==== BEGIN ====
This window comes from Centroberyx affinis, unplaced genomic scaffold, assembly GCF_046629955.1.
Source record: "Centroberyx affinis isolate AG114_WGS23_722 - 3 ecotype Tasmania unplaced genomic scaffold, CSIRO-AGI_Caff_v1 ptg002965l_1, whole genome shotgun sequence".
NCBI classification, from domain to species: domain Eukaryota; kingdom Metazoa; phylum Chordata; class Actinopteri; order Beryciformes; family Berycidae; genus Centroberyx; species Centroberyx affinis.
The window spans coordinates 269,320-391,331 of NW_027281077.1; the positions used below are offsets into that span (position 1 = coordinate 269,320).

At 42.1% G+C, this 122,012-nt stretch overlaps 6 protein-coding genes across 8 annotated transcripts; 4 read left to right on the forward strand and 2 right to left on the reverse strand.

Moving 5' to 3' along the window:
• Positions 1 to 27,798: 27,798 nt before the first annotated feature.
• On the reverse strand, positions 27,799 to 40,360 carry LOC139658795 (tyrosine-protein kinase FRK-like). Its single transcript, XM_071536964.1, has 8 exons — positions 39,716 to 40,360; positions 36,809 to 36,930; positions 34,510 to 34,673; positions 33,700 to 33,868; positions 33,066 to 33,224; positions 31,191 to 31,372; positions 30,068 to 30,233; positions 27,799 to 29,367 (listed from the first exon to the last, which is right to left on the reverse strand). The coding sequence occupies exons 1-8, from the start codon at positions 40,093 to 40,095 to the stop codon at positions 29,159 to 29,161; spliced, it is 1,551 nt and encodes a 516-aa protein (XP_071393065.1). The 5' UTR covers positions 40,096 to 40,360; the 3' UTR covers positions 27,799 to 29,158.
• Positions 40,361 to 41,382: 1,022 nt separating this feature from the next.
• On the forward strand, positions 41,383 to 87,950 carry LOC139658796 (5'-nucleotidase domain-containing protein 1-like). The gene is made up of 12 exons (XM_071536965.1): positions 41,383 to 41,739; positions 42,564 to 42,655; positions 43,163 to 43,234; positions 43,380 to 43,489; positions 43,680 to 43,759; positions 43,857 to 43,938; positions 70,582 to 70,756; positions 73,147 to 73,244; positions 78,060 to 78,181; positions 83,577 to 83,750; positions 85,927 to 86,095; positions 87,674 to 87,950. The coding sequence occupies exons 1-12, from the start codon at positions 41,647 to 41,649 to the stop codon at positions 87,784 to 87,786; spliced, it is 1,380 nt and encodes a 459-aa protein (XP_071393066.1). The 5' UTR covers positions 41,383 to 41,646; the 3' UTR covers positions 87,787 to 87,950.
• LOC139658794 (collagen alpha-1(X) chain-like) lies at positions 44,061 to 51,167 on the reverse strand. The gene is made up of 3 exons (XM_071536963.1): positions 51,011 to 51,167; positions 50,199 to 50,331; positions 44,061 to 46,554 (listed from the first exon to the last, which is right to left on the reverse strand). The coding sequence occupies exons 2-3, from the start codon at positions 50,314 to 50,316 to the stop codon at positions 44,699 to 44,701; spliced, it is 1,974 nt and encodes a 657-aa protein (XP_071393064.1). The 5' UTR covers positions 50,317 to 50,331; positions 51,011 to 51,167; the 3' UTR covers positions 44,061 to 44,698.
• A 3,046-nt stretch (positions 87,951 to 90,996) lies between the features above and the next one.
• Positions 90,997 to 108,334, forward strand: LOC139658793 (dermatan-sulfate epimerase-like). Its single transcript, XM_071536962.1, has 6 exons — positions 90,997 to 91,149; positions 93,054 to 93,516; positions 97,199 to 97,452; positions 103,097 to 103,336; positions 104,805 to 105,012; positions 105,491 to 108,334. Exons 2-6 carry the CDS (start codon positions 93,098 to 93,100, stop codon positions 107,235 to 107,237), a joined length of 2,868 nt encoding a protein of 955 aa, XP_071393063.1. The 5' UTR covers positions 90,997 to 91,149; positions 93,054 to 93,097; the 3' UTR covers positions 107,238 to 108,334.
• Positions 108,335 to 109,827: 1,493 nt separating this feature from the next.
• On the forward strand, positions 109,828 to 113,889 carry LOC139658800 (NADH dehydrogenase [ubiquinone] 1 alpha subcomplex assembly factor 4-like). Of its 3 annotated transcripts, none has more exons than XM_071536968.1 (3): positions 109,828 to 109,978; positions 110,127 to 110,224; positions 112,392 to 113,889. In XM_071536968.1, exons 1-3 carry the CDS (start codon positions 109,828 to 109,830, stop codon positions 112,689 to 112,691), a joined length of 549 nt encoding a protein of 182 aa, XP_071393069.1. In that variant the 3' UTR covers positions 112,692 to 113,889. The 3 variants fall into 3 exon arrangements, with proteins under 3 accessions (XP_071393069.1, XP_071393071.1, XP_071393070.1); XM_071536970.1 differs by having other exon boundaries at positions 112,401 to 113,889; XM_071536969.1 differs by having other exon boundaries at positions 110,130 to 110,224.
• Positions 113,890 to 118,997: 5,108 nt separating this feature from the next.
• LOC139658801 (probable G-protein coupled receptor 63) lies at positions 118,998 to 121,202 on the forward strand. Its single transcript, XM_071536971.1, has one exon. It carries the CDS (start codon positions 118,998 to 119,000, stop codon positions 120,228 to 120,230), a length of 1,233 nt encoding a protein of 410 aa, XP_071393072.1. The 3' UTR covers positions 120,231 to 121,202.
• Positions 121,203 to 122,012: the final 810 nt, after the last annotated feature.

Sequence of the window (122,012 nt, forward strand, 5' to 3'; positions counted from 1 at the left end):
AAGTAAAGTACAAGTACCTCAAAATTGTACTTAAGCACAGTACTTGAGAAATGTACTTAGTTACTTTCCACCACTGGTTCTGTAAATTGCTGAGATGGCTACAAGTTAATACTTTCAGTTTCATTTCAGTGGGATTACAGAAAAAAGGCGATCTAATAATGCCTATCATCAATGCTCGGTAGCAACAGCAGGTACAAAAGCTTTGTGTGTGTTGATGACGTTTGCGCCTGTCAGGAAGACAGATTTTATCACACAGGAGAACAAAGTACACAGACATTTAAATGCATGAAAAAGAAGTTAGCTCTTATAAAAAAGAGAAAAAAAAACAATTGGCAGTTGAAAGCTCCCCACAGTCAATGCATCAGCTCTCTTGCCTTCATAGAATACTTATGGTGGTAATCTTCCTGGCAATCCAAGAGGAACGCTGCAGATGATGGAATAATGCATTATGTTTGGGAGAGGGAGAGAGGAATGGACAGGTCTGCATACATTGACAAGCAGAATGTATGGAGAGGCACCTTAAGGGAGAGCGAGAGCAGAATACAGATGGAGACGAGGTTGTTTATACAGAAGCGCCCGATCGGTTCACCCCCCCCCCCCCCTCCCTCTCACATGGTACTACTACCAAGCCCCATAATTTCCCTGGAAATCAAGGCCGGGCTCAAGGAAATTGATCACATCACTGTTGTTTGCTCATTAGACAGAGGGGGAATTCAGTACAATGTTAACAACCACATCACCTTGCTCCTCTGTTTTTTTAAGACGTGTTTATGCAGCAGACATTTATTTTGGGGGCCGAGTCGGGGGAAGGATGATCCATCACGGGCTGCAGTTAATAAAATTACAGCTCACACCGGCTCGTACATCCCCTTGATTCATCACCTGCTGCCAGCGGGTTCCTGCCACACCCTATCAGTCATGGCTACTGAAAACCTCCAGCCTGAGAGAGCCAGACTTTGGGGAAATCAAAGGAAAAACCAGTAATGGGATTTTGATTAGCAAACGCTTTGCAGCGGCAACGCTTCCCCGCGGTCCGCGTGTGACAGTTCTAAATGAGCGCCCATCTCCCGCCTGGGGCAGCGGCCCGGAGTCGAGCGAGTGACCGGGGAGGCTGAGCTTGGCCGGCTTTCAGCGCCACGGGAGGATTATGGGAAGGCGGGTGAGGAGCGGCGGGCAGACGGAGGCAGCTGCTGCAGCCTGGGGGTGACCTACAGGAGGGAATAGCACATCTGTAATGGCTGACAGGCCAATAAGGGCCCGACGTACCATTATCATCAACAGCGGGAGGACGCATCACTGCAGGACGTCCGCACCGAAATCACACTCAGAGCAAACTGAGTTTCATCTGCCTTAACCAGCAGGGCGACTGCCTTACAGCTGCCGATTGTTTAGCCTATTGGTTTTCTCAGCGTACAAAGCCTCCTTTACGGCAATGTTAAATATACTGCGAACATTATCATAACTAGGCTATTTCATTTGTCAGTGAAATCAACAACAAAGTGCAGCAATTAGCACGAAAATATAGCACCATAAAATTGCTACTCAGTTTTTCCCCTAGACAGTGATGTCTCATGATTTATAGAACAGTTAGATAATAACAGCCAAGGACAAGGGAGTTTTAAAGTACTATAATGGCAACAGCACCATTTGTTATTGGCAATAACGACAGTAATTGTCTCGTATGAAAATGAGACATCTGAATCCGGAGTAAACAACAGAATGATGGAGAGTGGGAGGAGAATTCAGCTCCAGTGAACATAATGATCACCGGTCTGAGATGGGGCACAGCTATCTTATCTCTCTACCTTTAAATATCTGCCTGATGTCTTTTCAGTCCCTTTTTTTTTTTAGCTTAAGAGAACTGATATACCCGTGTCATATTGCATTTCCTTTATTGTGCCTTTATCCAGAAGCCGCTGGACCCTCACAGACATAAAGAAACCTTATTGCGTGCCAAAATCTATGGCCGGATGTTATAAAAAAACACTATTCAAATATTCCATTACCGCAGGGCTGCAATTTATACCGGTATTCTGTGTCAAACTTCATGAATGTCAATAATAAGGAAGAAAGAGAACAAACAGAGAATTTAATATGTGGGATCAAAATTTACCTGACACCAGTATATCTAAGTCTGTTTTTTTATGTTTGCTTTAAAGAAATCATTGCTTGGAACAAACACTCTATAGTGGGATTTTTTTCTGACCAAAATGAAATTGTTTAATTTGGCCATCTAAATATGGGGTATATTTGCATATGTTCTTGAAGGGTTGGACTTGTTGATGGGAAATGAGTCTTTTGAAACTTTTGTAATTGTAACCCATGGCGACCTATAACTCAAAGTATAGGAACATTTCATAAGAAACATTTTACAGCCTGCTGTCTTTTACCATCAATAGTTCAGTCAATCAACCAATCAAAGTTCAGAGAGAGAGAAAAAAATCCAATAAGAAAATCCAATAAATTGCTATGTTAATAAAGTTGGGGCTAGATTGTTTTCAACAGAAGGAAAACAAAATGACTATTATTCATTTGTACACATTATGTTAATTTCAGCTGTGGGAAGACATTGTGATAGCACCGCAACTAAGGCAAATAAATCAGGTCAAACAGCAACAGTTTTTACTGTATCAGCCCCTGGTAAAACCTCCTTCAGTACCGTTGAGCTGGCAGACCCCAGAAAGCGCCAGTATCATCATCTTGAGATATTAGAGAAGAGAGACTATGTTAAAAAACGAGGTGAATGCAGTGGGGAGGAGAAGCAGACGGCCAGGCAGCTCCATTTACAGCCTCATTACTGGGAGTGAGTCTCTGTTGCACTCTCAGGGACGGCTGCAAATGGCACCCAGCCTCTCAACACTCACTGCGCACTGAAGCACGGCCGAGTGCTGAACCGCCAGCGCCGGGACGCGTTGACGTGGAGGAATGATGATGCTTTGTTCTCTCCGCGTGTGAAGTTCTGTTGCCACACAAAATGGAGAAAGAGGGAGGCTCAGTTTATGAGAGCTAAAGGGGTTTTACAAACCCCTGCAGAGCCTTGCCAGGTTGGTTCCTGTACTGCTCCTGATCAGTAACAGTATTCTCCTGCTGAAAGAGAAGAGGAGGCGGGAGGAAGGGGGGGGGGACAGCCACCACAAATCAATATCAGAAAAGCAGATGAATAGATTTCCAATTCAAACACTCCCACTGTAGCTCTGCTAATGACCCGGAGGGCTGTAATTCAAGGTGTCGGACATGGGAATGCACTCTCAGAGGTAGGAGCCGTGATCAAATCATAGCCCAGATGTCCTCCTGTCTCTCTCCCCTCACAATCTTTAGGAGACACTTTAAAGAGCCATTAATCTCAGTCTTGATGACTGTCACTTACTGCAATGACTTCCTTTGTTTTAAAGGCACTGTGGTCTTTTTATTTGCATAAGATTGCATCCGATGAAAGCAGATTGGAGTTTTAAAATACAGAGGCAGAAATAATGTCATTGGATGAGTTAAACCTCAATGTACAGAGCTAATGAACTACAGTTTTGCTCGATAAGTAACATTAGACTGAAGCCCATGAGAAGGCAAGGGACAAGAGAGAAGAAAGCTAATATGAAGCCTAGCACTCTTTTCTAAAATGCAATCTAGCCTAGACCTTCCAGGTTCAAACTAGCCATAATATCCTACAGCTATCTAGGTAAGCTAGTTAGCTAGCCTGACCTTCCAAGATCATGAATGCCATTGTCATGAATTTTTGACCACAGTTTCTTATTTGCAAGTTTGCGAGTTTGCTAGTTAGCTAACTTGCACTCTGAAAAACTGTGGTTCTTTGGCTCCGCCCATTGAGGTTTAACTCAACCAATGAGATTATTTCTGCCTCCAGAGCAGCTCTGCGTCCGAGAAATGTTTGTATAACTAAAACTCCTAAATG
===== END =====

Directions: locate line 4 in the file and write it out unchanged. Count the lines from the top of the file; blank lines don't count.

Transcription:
The window spans coordinates 269,320-391,331 of NW_027281077.1; the positions used below are offsets into that span (position 1 = coordinate 269,320).